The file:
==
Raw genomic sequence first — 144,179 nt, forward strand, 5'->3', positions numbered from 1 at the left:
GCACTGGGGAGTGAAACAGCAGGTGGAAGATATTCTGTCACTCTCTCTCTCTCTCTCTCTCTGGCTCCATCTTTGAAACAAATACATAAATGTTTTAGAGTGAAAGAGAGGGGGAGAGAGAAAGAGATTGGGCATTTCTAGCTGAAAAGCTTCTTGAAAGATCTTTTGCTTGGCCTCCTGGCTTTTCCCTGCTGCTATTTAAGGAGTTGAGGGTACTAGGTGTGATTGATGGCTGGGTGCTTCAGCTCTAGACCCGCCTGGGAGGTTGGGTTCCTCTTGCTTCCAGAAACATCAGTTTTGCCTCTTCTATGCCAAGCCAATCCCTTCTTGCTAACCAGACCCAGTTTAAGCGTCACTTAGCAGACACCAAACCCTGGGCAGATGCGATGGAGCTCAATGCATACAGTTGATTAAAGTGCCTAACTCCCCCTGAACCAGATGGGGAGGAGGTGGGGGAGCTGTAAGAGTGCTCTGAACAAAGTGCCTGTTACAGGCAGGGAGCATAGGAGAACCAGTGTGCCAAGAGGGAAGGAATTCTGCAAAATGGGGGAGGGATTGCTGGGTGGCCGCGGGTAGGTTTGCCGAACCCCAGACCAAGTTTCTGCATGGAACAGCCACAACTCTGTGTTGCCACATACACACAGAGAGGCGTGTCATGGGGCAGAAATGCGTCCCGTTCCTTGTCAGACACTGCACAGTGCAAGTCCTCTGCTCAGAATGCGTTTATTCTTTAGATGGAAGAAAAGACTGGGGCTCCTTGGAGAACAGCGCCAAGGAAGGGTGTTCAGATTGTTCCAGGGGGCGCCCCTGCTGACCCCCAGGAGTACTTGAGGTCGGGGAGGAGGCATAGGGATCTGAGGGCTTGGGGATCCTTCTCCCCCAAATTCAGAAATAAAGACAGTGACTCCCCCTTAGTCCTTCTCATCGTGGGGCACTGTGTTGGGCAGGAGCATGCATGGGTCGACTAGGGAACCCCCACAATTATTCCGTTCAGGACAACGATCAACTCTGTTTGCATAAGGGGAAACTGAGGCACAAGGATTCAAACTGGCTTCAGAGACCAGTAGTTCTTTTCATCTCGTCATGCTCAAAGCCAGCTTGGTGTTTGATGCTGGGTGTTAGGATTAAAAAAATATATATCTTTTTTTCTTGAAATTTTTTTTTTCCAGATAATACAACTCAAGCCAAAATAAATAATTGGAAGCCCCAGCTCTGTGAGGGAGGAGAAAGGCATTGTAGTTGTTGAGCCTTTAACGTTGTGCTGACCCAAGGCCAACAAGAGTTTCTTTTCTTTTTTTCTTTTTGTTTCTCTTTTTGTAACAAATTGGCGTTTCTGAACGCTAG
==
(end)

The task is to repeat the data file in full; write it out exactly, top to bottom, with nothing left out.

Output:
Raw genomic sequence first — 144,179 nt, forward strand, 5'->3', positions numbered from 1 at the left:
GCACTGGGGAGTGAAACAGCAGGTGGAAGATATTCTGTCACTCTCTCTCTCTCTCTCTCTCTGGCTCCATCTTTGAAACAAATACATAAATGTTTTAGAGTGAAAGAGAGGGGGAGAGAGAAAGAGATTGGGCATTTCTAGCTGAAAAGCTTCTTGAAAGATCTTTTGCTTGGCCTCCTGGCTTTTCCCTGCTGCTATTTAAGGAGTTGAGGGTACTAGGTGTGATTGATGGCTGGGTGCTTCAGCTCTAGACCCGCCTGGGAGGTTGGGTTCCTCTTGCTTCCAGAAACATCAGTTTTGCCTCTTCTATGCCAAGCCAATCCCTTCTTGCTAACCAGACCCAGTTTAAGCGTCACTTAGCAGACACCAAACCCTGGGCAGATGCGATGGAGCTCAATGCATACAGTTGATTAAAGTGCCTAACTCCCCCTGAACCAGATGGGGAGGAGGTGGGGGAGCTGTAAGAGTGCTCTGAACAAAGTGCCTGTTACAGGCAGGGAGCATAGGAGAACCAGTGTGCCAAGAGGGAAGGAATTCTGCAAAATGGGGGAGGGATTGCTGGGTGGCCGCGGGTAGGTTTGCCGAACCCCAGACCAAGTTTCTGCATGGAACAGCCACAACTCTGTGTTGCCACATACACACAGAGAGGCGTGTCATGGGGCAGAAATGCGTCCCGTTCCTTGTCAGACACTGCACAGTGCAAGTCCTCTGCTCAGAATGCGTTTATTCTTTAGATGGAAGAAAAGACTGGGGCTCCTTGGAGAACAGCGCCAAGGAAGGGTGTTCAGATTGTTCCAGGGGGCGCCCCTGCTGACCCCCAGGAGTACTTGAGGTCGGGGAGGAGGCATAGGGATCTGAGGGCTTGGGGATCCTTCTCCCCCAAATTCAGAAATAAAGACAGTGACTCCCCCTTAGTCCTTCTCATCGTGGGGCACTGTGTTGGGCAGGAGCATGCATGGGTCGACTAGGGAACCCCCACAATTATTCCGTTCAGGACAACGATCAACTCTGTTTGCATAAGGGGAAACTGAGGCACAAGGATTCAAACTGGCTTCAGAGACCAGTAGTTCTTTTCATCTCGTCATGCTCAAAGCCAGCTTGGTGTTTGATGCTGGGTGTTAGGATTAAAAAAATATATATCTTTTTTTCTTGAAATTTTTTTTTTCCAGATAATACAACTCAAGCCAAAATAAATAATTGGAAGCCCCAGCTCTGTGAGGGAGGAGAAAGGCATTGTAGTTGTTGAGCCTTTAACGTTGTGCTGACCCAAGGCCAACAAGAGTTTCTTTTCTTTTTTTCTTTTTGTTTCTCTTTTTGTAACAAATTGGCGTTTCTGAACGCTAG